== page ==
• Increased complexity: More services mean more inter-service communication, need for coordination, and data consistency management.
  • Deployment and monitoring: Requires robust DevOps practices and monitoring tools.
  • Network latency: Increased inter-service communication can lead to network latency.

Typical use case

Microservices architecture is suitable for very large-scale enterprise applications that require scalability, flexibility, and high-speed deployment and updating.

Layered monolith architecture

Layered architecture, typically seen in monolithic applications, involves organizing components into a layered hierarchy, where each layer has specific responsibilities and communicates with layers directly above or below it.

  1. Define clear responsibilities: Each layer should have a clearly defined responsibility; for example, presentation for UI/UX, business for logic, and data access for interacting with databases.
  2. Maintain strict layer interaction: Each layer should only interact with the layer directly above or below it to ensure the architecture's integrity.
  3. Isolate concerns: By isolating responsibilities, changes in one layer should have minimal impact on others, increasing maintainability.
  4. Consider a modular monolith: Even with monoliths, it's good to keep the codebase modular, making it easier to refactor parts into microservices when the need arises.


  • Simplicity: Easier to develop, test, and deploy as it's a single unit.
  • Performance: Since components interact within the same process, latency is often lower than in distributed systems.
  • Centralized management: Easier to manage due to the centralized nature of the architecture.


  • Limited scalability: To scale a monolith, you generally need to scale the entire application, not just the high-traffic components.
  • Deployment risk: Even a small change requires redeploying the entire application, increasing risk.
  • Technology bound: The entire application is typically built using a single programming language.

Typical use case

A Layered Architecture is often a good choice for small to medium-sized applications where simplicity of development, testing, and deployment are the priorities.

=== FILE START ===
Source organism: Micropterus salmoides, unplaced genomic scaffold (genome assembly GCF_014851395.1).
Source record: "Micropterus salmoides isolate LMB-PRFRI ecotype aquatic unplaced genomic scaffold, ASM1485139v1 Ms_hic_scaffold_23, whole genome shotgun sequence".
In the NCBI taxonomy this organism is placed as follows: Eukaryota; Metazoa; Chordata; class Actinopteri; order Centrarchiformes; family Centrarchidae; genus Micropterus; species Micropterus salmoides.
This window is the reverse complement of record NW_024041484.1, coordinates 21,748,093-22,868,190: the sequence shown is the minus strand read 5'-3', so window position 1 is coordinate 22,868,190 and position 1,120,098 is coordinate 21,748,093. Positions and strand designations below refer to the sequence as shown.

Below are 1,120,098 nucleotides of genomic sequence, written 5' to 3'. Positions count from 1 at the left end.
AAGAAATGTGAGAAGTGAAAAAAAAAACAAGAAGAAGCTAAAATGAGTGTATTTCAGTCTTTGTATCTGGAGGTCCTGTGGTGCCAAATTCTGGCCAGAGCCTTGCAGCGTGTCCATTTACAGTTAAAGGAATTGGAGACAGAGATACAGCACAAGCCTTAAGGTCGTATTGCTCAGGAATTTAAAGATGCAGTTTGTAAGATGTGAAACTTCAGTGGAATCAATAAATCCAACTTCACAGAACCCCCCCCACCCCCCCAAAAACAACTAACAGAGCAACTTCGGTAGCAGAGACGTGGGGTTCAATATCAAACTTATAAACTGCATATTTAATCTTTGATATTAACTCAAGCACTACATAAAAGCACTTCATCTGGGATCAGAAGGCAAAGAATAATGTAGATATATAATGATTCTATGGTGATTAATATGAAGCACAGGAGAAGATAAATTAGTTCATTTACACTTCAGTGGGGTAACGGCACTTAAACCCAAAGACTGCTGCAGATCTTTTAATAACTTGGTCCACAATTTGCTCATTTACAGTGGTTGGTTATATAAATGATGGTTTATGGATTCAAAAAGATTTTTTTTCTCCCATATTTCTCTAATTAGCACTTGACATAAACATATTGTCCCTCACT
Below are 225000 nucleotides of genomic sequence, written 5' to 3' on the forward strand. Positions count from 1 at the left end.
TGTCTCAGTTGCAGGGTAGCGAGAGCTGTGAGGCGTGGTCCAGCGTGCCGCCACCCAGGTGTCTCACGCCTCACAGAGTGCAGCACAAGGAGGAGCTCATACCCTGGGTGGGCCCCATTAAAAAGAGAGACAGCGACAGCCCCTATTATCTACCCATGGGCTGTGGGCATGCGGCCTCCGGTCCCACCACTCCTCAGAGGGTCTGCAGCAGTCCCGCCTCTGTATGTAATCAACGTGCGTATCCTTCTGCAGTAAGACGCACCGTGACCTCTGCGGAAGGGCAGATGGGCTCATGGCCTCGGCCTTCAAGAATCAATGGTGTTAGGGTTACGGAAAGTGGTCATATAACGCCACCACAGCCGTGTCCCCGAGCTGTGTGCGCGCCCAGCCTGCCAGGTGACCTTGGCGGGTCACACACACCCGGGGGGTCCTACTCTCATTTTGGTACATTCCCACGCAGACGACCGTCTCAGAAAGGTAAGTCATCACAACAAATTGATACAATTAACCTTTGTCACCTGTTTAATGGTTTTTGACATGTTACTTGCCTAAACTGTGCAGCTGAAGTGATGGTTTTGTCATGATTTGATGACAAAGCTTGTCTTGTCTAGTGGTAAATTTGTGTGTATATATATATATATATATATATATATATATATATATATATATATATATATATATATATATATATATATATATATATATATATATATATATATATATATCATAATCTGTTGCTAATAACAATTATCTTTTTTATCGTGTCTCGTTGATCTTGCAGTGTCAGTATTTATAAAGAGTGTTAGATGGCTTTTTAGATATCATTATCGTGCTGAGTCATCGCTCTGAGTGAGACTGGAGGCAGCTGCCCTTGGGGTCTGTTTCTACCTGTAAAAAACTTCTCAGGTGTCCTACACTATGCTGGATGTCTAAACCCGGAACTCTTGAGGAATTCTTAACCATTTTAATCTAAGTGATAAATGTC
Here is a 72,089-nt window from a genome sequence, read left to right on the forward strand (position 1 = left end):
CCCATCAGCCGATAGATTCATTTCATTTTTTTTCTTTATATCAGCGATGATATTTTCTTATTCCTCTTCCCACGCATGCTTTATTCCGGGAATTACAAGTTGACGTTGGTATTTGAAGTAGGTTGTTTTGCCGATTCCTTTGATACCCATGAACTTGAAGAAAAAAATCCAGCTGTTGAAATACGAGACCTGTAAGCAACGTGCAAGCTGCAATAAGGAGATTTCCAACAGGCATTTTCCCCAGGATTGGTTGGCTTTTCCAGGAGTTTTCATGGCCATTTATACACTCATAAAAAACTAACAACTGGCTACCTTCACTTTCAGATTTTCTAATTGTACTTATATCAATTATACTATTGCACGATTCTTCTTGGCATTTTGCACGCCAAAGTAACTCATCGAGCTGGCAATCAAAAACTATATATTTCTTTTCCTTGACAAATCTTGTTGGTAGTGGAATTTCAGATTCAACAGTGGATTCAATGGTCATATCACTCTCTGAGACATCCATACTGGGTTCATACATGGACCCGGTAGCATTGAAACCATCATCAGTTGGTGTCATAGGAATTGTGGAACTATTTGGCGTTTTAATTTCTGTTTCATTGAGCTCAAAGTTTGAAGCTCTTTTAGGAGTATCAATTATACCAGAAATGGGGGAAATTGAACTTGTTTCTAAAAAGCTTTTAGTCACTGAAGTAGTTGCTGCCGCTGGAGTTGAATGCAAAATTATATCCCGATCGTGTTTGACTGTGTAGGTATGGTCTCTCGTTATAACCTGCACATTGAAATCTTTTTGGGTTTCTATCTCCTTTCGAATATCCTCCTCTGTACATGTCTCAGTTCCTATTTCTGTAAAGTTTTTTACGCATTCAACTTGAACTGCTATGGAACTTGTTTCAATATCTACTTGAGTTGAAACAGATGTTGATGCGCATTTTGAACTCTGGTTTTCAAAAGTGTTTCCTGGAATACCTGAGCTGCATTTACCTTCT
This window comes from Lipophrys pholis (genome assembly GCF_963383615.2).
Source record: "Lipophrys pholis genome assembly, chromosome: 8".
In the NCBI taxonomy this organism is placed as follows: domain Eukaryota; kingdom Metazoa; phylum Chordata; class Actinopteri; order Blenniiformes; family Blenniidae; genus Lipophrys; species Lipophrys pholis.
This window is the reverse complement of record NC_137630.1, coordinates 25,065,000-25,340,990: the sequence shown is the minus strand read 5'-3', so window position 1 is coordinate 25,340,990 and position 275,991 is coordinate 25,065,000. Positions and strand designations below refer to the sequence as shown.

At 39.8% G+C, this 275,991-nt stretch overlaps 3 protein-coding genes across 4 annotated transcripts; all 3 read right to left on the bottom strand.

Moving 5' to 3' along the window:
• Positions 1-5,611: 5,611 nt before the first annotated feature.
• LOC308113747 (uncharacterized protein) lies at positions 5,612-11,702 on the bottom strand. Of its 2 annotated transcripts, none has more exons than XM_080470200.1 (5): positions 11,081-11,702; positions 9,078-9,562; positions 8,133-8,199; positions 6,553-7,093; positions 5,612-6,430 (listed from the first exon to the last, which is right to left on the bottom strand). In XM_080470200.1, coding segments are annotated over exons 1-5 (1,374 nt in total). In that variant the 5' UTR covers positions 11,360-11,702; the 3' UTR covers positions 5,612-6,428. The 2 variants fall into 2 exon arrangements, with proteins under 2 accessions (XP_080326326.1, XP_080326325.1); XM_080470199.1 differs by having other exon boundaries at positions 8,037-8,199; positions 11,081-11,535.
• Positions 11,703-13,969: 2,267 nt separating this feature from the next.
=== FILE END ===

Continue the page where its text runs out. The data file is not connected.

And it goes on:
Pipe-and-filter architecture

Pipe-and-filter architecture is a pattern where the data is passed through several components (filters), each performing an operation on it, in a one-way sequence (pipe).

  1. Decompose into stages: Identify the stages in your processing pipeline. Each stage should be a filter, doing a small part of the overall job.
  2. Ensure data compatibility: Each filter should generate data in a format that the next filter can accept.
  3. Utilize parallel processing: The architecture naturally supports parallel processing. Exploit this to improve performance and throughput.
  4. Maintain error and exception handling: Ensure robust error handling, given the multi-stage processing.


  • Modularity: Each filter can be developed, tested, and updated independently.
  • Reusability: Filters can be reused across different pipelines.
  • Concurrency: Filters can process data in parallel, increasing performance.


  • Performance overhead: Each filter adds latency due to data transmission and transformation.
  • Error propagation: Errors can propagate through the pipeline, making error handling crucial.
  • Debugging: Debugging and understanding a complex pipe-and-filter system can be challenging.

Typical use case

Pipe-and-filter architecture is commonly used in data processing and transformation pipelines such as compilers, data streaming or ingestion systems, and workflow-based systems.


This exploration into the world of architectural patterns should provide you with a overall understanding of their usage and nuances. Recognizing the importance of choosing the right architecture for your application and implementing it effectively can be the difference between project success and failure.

Additional readings: